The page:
And for a baby as young as Alex, available hearts are rare. UCLA performs about two dozen pediatric heart transplants a year, but only two or three on infants.
"They say 'transplant,' and you think, 'Okay, his heart doesn't work, we'll get one that does,'" Samantha said. "Then they tell you all the things that go along with a transplant and you're like, 'We don't want that.'"
A week after his arrival, doctors performed a second open heart surgery, and the shunt was modified. The right side of his enlarged heart was also snipped and folded over to reduce its size.
Doctors are now hopeful that they are on the right path. That, with two more operations in the coming months, Alex could still get years of use from his original heart. He's just so far behind nutritionally that they need to increase his weight and strength before trying to remove the ventilator again.
"It's a very tricky balance we have to maintain. We don't want him to struggle so long that he gets too sick for a transplant," said Dr. Juan Alejos, UCLA's medical director for the pediatric heart transplant program. "But a transplant is not a perfect solution because it lasts, on average, 10 to 12 years. We really have to get pushed into a corner where we have no other good options. He may need one anyway 10 or 15 years down the line. But we'd rather do it then."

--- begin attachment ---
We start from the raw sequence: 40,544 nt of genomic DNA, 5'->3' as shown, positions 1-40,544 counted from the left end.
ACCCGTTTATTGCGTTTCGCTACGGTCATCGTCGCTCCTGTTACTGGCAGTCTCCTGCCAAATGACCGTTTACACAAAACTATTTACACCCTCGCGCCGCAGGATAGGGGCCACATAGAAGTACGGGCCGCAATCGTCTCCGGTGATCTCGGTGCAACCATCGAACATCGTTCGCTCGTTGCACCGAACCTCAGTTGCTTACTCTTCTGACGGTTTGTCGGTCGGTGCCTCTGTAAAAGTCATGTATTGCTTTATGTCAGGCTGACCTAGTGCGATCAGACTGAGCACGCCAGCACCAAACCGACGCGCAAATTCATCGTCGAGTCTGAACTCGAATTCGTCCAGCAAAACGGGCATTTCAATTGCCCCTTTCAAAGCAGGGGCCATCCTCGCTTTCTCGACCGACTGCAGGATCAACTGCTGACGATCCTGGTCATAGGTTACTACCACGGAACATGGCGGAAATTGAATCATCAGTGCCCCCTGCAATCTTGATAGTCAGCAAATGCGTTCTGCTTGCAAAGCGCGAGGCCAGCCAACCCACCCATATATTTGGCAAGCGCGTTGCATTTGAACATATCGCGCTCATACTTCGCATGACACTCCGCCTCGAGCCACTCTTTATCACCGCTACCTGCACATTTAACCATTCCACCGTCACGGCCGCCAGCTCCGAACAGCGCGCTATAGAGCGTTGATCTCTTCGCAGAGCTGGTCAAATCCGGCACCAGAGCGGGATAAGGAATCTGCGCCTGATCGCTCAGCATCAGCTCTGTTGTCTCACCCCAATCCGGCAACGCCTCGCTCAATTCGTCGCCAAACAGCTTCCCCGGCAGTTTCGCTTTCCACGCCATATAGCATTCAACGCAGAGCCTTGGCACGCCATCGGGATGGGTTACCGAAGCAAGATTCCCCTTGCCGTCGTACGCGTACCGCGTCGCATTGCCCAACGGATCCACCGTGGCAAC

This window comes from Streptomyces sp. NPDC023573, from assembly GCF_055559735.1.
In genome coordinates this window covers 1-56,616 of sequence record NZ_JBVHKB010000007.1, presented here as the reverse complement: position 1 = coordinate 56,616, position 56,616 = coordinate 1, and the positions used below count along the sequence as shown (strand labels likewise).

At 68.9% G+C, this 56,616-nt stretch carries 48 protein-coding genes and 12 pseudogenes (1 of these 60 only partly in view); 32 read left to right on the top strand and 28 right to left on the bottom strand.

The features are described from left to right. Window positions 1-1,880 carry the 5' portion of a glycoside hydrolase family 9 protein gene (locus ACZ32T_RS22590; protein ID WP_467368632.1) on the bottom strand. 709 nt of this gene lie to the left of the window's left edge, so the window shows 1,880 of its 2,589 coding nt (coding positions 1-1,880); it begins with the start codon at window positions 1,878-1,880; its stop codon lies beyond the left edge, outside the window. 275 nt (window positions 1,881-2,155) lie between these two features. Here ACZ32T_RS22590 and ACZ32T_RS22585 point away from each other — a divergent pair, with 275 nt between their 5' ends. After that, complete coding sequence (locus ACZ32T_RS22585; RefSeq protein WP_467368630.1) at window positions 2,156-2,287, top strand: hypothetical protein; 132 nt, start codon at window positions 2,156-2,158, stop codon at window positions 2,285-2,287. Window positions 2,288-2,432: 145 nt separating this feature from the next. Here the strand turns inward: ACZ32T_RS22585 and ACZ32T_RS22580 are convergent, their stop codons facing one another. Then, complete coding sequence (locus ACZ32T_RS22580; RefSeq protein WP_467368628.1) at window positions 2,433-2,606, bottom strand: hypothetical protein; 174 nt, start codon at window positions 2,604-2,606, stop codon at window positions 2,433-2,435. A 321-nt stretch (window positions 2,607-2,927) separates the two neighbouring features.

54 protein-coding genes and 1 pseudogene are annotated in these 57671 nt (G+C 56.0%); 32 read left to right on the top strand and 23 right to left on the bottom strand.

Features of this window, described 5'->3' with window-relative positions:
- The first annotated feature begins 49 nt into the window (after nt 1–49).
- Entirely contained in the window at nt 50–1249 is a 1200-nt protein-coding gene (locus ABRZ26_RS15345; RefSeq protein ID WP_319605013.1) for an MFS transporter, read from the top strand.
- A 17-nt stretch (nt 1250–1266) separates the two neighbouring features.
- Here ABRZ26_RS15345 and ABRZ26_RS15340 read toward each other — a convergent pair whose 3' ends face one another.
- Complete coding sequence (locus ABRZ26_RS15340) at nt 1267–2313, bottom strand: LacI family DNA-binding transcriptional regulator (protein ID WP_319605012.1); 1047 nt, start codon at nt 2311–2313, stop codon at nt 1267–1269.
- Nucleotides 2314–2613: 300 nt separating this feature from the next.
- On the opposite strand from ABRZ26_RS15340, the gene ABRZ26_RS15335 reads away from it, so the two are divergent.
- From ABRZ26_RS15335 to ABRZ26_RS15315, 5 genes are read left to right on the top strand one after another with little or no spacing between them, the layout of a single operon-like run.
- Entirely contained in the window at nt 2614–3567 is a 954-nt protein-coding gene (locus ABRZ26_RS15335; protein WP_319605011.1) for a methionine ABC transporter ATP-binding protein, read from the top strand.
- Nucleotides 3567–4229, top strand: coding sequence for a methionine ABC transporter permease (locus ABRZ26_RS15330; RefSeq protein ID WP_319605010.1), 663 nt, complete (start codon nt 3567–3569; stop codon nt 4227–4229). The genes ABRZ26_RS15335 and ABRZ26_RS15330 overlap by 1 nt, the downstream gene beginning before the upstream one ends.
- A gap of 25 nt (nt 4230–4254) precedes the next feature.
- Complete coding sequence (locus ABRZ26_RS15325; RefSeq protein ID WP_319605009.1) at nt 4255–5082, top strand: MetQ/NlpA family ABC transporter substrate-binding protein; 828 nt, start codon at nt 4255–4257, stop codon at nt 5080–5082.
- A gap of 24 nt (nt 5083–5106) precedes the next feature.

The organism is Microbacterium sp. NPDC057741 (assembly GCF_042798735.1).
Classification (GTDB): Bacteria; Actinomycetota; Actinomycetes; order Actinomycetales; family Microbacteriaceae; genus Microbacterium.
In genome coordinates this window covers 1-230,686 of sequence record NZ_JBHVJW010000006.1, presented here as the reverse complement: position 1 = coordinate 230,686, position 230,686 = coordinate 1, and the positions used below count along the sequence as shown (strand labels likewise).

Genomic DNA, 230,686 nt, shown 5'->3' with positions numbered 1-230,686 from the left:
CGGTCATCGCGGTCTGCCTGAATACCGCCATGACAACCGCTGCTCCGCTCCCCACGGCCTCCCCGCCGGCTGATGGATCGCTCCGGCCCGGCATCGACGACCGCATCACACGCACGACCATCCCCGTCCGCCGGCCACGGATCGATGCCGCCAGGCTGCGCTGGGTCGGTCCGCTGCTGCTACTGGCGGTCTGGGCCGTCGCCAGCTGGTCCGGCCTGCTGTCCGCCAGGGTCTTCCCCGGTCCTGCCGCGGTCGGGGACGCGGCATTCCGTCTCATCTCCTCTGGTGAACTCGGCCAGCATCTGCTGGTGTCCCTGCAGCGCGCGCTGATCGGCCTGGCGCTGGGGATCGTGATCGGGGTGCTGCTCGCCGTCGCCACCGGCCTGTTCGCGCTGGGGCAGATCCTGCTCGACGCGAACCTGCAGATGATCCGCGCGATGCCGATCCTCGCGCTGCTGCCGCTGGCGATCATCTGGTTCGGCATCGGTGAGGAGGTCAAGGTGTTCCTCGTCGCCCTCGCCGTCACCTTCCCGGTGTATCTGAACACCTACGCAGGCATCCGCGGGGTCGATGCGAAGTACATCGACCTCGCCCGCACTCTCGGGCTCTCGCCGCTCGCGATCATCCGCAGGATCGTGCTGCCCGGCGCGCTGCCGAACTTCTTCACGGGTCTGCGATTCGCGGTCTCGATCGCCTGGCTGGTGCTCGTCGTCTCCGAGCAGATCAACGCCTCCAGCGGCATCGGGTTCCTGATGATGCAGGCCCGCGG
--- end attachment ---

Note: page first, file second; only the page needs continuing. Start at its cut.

The problem is there are more variables than absolutes. Alex seemed content and alert on Tuesday, staying awake late into the night and staring at the mobile above his bed. On Wednesday morning, he began turning blue and doctors and nurses crowded around his bed to manually pump breath into his lungs. It happened again Wednesday afternoon.
This is the sort of thing Charlie was talking about Tuesday night as he walked to the pediatric ICU.
"I hate this part," he said quietly. "Every time you walk in here, the moment the doors open, you are hoping there are not 20 doctors on top of your baby."
* * *
The hospital social worker thought she was helping. When she told Samantha she could put her in touch with the families of other pediatric heart patients, it was undoubtedly done with the best of intentions.
"I told her absolutely not," Samantha said. "I did not want to get close to another family, and then find out their baby was getting a heart that could have gone to Alex. Or the other way around. The only reason I'm here is to fight for my baby. I'm not here to socialize.
"I told her, 'If you want to put me with liver or kidney families, that's fine. But no heart patients.'"
It is an unsettling experience spending your life in this ICU. There are no walls, no privacy, no secrets. You know what's wrong with the little girl in the next bed, and you wonder why the parents never visit the little boy on the opposite wall.
UCLA is a teaching hospital, so doctors make their rounds with the residents following closely behind from bed to bed. You can't escape the diagnoses of other patients no matter how hard you try.
Charlie recently became aware of an infant boy from Mexico whose mother spoke little English. Charlie knew the feeling. A little more than 20 years ago, he arrived in California from Puerto Rico to play junior college baseball, and he had no idea what his English-speaking coach was saying when he picked him up at the airport.